Lessons In Love And Violence: Samuel Bolden’s lyric tenor voice is suited to baroque music | Theatre | Entertainment
Occasionally he straps on rollerblades to get to rehearsal on time – it’s quicker than taking the Tube.
In a performance earlier this year as Ulysses’s son Telemachus in Monteverdi’s The Return Of Ulysses, he set the pace on a tandem cycle as he whizzed round the circular stage of Camden Town’s Roundhouse.
Boden’s new role for the Royal Opera House, as the Young King in the hotly anticipated world premiere of composer George Benjamin and playwright Martin Crimp’s Lessons In Love And Violence, involves five or six lightning-speed costume changes, which he had been going through in a technical rehearsal when we met.
“The adrenalin really kicks in as you have to get out of pyjamas into a suit, running off stage undoing buttons as you go and back again in nanoseconds with hardly a pause in singing.
The director, Katie Mitchell, has in common with George and Martin an economical way of getting to the point, which brings a very raw feeling to the opera.”
George Benjamin and Martin Crimp’s highly acclaimed previous work, Written On Skin, is the most performed new opera of the 21st century and is based on a medieval tale of retribution.
The unnamed king in Lessons In Love And Violence, is King Edward II of England. In 1327 Edward was deposed for misrule, extravagance and having homosexual favourites that included – among others – the notorious Piers Gaveston.
The son who eventually succeeded the deposed and probably murdered monarch was Edward III, one of the more successful of the Plantagenets.
Unusually for a king, especially from such a dysfunctional family, he became a devoted family man as well as a popular ruler.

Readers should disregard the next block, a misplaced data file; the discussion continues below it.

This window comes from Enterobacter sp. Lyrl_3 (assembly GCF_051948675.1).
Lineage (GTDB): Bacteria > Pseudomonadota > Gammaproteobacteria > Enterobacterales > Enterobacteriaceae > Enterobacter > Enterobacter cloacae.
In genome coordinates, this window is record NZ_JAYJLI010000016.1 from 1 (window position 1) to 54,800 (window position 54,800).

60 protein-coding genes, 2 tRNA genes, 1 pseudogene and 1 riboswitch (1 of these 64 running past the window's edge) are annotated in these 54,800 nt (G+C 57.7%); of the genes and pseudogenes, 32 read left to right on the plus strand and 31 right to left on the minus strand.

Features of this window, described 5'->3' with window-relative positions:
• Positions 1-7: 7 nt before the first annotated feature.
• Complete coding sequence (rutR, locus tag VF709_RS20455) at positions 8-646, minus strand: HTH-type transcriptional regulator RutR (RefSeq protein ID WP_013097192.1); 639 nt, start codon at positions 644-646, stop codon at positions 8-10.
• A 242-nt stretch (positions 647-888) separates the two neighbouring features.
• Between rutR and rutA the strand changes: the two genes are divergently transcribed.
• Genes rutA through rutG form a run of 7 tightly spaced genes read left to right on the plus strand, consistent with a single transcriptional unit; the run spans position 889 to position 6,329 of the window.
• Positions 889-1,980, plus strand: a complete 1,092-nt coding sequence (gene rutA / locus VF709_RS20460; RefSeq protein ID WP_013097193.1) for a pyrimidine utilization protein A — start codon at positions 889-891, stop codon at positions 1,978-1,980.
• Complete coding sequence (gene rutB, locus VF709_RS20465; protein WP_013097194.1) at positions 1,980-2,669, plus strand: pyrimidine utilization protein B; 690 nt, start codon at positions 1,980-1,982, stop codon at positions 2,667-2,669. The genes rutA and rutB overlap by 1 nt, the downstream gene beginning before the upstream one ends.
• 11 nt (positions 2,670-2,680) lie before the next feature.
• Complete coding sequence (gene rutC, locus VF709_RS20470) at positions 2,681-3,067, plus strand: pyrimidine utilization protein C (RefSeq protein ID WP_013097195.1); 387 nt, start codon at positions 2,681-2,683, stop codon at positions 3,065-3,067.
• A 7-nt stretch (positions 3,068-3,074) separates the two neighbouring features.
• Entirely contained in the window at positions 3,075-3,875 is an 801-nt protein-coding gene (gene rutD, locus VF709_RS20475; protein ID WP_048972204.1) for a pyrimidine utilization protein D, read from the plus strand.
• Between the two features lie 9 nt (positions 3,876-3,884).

By creating non-specific roles in their new opera, Benjamin and Crimp can mine the universally relevant theme of the clash between love and political expediency.
Stark and violent scenes contrast with moments of extreme tenderness. The son learns the lessons of love and violence from witnessing the tortured relationships of his chaotic father with Queen Isabel and her lover Mortimer, military chief to the King.
French baritone Stéphane Degout sings the role of the King, Canadian high soprano Barbara Hannigan the role of Queen Isabel, tenor Peter Hoare is Mortimer and baritone Gyula Orendt is Gaveston.
Boden’s lyric tenor voice is well suited to early or baroque music, and many of the roles he has sung previously have been in early opera.
He made his Royal Opera debut in the title role of Cavalli’s L’Ormindo in 2014 at the Sam Wanamaker Playhouse – a gorgeous romp set in baroque Venice.
“Early and contemporary music have much in common, because of the importance of the words to the music,” he says.
“George Benjamin colours the words with his music and it is the same with baroque music, such as that of Monteverdi. The words and the music support each other.”
Bilingual in French, Boden is exploring the work of 18th-century French composers and as a high lyric tenor is attracted to the baroque “Haute Contre” (high tenor) repertoire.
After the London run of Lessons In Love And Violence, followed by the tour to Amsterdam, it is back to the baroque for a summer of concerts in Siena, Tuscany and Vienna.
George Benjamin and Martin Crimp’s Lessons In Love And Violence opens on May 10 at the Royal Opera House, London WC2. Tickets: 020 7304 4000/ roh.org.uk ; £4-£100)